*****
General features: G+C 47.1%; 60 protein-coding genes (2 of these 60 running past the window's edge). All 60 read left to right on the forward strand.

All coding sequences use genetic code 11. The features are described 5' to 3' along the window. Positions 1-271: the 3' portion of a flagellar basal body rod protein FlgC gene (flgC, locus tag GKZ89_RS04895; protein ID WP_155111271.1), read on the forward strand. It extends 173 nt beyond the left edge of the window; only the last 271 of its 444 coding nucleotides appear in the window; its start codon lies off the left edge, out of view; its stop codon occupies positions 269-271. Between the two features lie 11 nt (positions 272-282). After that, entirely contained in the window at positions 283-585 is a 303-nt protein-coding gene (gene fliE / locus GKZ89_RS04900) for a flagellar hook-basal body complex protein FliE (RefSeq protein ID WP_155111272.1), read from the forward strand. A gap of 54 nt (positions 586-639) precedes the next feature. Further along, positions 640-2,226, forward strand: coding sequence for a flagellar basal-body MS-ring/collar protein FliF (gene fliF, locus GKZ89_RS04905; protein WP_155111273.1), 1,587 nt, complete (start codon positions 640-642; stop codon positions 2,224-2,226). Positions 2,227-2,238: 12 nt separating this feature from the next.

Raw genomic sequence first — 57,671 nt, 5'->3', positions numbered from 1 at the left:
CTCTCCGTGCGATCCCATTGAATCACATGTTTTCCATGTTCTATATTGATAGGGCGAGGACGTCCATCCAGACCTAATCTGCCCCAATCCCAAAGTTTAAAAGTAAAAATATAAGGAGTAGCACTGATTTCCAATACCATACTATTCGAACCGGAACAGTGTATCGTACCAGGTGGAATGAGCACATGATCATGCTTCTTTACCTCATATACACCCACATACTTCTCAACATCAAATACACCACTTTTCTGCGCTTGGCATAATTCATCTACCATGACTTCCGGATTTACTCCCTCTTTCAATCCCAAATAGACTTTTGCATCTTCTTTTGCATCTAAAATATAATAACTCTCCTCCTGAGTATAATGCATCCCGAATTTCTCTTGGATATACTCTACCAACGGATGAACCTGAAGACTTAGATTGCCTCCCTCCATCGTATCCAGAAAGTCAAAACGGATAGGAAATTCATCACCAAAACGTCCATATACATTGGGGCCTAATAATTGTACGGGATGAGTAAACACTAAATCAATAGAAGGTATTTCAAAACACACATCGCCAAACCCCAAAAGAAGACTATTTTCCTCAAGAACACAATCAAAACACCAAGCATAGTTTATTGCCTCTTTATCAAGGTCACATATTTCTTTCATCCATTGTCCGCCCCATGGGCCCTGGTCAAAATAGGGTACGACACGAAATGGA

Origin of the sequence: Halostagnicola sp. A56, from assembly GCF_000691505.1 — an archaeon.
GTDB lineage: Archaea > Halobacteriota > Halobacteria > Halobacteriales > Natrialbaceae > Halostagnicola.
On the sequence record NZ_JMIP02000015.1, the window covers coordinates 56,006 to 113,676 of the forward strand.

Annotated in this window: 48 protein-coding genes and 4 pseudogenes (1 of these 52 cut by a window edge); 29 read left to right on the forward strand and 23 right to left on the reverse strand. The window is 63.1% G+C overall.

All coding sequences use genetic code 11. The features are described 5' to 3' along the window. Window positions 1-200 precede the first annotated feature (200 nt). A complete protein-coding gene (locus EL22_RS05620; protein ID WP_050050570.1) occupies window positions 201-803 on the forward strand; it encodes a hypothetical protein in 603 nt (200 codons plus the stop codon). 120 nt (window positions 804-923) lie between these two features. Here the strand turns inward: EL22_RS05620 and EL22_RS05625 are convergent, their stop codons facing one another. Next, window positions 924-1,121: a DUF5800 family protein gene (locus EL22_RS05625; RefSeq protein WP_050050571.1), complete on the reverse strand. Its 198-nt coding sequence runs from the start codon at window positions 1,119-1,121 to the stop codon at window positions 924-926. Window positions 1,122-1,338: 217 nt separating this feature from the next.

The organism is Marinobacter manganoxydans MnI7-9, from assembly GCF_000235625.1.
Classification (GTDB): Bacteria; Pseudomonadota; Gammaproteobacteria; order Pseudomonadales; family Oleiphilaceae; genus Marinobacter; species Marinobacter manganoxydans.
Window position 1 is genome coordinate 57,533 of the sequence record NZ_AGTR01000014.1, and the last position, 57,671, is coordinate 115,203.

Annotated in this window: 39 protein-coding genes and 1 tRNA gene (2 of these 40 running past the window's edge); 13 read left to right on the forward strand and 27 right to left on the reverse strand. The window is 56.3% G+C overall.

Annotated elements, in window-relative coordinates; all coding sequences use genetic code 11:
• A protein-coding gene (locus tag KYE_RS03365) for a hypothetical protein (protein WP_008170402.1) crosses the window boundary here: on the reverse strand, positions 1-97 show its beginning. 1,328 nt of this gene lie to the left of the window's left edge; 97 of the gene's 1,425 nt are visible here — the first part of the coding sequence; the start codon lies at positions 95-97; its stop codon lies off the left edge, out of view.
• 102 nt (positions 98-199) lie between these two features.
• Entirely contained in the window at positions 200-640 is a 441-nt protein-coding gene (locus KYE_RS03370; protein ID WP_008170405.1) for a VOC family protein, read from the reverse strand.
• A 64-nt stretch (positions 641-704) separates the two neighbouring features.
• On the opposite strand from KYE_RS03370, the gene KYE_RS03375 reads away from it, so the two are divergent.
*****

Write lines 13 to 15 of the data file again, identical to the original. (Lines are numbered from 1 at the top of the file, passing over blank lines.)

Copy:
Annotated in this window: 39 protein-coding genes and 1 tRNA gene (2 of these 40 running past the window's edge); 13 read left to right on the forward strand and 27 right to left on the reverse strand. The window is 56.3% G+C overall.

Annotated elements, in window-relative coordinates; all coding sequences use genetic code 11:
• A protein-coding gene (locus tag KYE_RS03365) for a hypothetical protein (protein WP_008170402.1) crosses the window boundary here: on the reverse strand, positions 1-97 show its beginning. 1,328 nt of this gene lie to the left of the window's left edge; 97 of the gene's 1,425 nt are visible here — the first part of the coding sequence; the start codon lies at positions 95-97; its stop codon lies off the left edge, out of view.